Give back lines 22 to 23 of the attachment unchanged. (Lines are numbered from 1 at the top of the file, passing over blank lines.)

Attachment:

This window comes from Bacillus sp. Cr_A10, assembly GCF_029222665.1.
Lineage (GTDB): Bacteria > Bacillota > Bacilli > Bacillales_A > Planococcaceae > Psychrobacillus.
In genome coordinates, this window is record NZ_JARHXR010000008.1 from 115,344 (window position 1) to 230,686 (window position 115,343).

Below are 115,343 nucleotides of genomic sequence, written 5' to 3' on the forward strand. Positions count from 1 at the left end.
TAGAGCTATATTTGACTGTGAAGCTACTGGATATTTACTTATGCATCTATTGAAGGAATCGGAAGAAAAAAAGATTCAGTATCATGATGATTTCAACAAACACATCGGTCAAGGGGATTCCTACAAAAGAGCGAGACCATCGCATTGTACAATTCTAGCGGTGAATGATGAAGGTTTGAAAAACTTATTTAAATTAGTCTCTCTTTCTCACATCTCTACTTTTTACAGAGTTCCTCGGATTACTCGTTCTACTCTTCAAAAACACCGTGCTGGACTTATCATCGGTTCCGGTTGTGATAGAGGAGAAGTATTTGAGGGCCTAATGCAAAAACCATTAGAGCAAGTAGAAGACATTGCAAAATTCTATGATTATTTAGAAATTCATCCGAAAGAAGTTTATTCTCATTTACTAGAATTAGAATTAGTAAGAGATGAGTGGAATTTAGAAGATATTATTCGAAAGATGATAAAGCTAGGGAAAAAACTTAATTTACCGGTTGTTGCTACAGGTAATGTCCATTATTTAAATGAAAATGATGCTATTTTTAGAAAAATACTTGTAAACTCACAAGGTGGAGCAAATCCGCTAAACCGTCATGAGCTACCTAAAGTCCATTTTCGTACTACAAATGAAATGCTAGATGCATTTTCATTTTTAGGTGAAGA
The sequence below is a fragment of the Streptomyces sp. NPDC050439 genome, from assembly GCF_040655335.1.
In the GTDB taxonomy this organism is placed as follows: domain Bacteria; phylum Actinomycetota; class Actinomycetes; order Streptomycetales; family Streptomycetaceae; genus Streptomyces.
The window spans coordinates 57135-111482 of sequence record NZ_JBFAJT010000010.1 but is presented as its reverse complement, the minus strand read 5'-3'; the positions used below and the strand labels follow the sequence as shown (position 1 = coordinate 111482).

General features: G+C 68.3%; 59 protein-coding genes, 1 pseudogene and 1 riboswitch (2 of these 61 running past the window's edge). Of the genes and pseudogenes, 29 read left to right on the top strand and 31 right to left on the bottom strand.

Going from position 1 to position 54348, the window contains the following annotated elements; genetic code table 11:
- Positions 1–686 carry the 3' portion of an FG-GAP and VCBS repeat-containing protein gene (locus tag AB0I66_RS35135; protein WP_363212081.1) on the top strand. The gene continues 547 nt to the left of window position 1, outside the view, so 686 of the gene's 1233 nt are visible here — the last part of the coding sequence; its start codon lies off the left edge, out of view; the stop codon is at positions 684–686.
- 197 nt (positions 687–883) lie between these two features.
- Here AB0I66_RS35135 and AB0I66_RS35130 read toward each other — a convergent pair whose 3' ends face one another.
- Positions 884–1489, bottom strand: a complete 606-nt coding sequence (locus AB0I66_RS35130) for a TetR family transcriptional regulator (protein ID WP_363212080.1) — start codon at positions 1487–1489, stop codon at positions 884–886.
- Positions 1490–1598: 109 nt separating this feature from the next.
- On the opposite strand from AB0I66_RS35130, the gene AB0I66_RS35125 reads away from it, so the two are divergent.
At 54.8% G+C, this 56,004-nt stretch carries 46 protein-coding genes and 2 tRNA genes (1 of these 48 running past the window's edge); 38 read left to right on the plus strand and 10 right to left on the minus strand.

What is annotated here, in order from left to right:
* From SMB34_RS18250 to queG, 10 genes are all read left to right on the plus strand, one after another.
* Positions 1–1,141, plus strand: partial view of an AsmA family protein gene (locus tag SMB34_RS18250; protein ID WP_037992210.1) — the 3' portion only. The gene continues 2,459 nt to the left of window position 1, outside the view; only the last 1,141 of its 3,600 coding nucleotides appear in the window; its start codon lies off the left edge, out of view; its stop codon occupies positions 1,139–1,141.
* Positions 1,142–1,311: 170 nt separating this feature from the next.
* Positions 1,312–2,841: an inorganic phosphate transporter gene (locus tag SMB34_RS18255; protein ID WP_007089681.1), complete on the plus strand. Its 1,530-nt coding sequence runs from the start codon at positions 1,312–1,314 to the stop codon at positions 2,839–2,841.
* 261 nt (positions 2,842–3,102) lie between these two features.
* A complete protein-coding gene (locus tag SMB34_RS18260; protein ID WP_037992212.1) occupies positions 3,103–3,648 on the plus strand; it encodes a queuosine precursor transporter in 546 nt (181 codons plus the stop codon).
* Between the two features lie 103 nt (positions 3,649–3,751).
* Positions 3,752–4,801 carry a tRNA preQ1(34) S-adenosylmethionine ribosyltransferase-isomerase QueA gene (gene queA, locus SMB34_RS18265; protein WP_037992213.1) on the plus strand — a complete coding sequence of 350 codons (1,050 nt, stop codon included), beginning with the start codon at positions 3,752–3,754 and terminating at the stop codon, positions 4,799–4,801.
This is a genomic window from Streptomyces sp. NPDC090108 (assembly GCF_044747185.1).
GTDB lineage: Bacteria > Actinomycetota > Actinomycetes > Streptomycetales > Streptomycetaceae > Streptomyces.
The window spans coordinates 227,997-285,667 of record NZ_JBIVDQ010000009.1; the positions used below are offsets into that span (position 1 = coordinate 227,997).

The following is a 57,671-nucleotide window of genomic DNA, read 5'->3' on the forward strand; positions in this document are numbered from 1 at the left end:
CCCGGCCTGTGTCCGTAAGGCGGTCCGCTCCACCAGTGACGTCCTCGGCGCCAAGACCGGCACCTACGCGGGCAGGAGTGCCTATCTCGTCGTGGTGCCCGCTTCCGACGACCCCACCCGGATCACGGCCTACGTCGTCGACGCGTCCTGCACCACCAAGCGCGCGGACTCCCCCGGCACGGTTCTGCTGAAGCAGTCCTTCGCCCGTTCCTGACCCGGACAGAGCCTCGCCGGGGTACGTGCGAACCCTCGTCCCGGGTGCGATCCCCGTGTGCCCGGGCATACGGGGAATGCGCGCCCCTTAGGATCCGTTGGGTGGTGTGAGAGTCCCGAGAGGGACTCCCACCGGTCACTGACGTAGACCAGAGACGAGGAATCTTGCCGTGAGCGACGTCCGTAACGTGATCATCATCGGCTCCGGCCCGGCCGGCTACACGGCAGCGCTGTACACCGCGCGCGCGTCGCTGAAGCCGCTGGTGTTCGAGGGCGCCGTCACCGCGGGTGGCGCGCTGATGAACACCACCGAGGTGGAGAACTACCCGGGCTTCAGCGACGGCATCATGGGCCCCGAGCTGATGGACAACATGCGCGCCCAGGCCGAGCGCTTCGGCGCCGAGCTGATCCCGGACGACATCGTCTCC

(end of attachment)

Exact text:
* Positions 1,312–2,841: an inorganic phosphate transporter gene (locus tag SMB34_RS18255; protein ID WP_007089681.1), complete on the plus strand. Its 1,530-nt coding sequence runs from the start codon at positions 1,312–1,314 to the stop codon at positions 2,839–2,841.
* 261 nt (positions 2,842–3,102) lie between these two features.